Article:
OBJECTIVE: To investigate the association of cognitive impairment (COGI) and depression with all-cause mortality and cardiovascular-specific mortality among community-dwelling elderly individuals in rural Greece.
METHODS: Cognition and depressive symptomatology of 676 Velestino town residents aged ≥60 years were assessed using Mini-Mental State Examination (MMSE) and Geriatric Depression Scale (GDS), respectively. Eight-year all-cause mortality and cardiovascular mortality were explored by multivariate Cox regression models controlling for major confounders.
RESULTS: Two hundred and one patients died during follow-up. Cognitive impairment (MMSE ≤ 23) was independently associated with all-cause mortality (hazard ratio [HR]: 1.57, 95% confidence interval [CI]: 1.13-2.18) and cardiovascular mortality (HR: 1.57, 95%CI: 1.03-2.41). Moderate to severe depression (GDS > 10) was significantly associated only with a 51% increase in all-cause mortality. A male-specific association was noted for moderate to severe depression, whereas the effect of COGI was limited to females. Noteworthy, COGI and depression comorbidity, rather than their sole presence, increased all-cause mortality and cardiovascular mortality by 66% and 72%, respectively. The mortality effect of COGI was augmented among patients with depression and of depression among patients with COGI.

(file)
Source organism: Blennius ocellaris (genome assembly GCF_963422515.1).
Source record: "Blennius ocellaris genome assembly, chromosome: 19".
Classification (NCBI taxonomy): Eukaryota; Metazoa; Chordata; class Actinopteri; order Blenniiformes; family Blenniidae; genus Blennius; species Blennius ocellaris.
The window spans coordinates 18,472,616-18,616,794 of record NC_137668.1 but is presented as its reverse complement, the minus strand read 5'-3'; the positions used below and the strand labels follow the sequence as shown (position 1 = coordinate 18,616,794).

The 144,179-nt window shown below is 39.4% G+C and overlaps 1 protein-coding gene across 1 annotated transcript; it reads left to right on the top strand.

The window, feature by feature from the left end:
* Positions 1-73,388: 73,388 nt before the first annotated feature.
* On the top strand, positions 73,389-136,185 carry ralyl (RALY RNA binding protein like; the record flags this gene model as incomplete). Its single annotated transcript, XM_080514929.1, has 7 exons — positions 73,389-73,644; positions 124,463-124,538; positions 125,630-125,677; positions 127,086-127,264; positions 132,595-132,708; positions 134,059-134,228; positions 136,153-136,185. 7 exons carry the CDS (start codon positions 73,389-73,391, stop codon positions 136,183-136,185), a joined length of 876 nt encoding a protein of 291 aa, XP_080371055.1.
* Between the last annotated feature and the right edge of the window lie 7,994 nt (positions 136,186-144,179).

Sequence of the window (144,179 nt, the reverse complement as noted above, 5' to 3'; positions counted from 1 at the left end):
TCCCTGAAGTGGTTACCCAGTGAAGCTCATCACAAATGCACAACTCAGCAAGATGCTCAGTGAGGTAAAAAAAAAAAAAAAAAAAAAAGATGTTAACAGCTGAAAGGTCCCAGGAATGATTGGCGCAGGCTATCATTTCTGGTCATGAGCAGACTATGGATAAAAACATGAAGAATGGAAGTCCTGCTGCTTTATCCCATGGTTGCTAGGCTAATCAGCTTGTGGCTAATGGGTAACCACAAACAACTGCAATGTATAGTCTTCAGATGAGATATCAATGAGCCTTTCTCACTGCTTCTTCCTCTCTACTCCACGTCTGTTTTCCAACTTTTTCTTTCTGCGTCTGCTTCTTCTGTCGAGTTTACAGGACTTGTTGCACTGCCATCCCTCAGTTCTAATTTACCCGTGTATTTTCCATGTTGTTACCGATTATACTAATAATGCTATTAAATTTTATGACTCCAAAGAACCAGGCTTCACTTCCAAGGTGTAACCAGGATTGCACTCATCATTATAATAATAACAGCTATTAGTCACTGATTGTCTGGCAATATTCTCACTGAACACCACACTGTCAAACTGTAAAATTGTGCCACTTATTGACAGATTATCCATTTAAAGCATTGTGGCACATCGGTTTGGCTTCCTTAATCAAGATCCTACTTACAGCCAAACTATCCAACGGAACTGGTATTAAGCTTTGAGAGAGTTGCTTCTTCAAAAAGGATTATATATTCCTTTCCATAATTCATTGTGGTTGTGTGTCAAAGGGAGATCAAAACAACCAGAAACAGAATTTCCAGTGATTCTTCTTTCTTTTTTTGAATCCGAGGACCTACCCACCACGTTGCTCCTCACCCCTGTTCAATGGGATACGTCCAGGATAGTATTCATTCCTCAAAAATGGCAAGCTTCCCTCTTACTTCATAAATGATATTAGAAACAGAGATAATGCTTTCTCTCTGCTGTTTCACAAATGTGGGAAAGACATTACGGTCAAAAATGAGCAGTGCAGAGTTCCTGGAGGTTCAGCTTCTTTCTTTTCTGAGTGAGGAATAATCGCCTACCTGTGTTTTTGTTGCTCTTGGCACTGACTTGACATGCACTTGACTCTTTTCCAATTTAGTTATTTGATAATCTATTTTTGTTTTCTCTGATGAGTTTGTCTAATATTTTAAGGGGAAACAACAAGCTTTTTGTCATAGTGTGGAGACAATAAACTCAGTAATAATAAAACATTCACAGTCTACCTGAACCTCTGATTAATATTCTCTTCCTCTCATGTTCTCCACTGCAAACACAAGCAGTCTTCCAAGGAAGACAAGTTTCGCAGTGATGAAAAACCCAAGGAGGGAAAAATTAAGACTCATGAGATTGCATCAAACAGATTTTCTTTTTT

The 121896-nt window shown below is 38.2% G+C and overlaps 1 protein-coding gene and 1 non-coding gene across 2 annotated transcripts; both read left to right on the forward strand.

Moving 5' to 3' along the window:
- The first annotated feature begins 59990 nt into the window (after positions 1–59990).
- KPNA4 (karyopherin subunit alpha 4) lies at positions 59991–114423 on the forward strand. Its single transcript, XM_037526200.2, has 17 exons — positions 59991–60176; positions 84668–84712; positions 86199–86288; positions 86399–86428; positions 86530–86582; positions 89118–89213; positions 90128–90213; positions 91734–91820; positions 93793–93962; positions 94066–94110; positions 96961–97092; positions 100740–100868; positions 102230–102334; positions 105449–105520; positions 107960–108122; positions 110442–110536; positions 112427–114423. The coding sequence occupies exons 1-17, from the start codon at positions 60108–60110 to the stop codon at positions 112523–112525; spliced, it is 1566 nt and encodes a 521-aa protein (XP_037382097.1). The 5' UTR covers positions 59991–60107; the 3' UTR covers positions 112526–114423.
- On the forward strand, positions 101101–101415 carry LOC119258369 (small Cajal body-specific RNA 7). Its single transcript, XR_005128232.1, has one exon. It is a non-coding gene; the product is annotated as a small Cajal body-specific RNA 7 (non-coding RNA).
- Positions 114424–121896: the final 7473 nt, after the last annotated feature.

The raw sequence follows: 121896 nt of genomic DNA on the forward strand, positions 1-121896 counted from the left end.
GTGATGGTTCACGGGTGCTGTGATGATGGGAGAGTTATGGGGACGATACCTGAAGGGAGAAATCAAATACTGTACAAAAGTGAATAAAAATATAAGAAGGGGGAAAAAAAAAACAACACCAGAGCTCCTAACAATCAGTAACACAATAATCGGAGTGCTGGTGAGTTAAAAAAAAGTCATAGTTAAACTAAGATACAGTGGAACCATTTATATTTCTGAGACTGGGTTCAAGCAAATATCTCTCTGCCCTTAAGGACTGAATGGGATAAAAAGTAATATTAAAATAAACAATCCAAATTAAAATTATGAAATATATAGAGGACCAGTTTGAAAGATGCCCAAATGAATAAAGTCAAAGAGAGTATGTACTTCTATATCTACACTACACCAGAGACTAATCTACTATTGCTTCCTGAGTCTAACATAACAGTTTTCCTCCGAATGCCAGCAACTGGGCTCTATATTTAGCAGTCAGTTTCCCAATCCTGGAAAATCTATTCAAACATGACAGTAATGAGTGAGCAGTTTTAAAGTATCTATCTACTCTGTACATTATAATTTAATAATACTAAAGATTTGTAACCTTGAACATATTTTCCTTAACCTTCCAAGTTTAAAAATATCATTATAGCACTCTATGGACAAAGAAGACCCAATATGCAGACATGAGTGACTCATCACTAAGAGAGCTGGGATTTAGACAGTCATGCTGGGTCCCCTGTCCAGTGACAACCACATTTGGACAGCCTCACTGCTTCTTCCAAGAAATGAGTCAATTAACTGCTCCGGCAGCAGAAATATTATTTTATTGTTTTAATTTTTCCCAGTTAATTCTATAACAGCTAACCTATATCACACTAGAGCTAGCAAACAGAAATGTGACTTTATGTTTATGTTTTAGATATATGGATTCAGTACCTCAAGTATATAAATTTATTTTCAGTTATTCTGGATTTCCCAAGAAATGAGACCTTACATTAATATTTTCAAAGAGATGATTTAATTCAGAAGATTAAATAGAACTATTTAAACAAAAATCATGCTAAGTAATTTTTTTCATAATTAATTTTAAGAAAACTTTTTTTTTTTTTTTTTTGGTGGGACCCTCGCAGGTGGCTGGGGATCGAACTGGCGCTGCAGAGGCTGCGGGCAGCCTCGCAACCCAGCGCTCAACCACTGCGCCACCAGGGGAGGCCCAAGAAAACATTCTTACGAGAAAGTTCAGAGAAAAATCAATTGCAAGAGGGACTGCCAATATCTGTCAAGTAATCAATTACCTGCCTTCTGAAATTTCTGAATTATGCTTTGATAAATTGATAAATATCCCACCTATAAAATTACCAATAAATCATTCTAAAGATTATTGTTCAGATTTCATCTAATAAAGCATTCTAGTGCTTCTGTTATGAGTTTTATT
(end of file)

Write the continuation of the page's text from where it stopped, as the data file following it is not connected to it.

CONCLUSION: COGI and depression, 2 entities often coexisting among elderly individuals, appear to increase all-cause mortality and cardiovascular mortality. Gender-specific modes may prevail but their comorbidity should be carefully assessed, as it seems to represent an independent index of increased frailty, which eventually shortens life expectancy.
2016. Vol. 29, no 4, 195-204 p.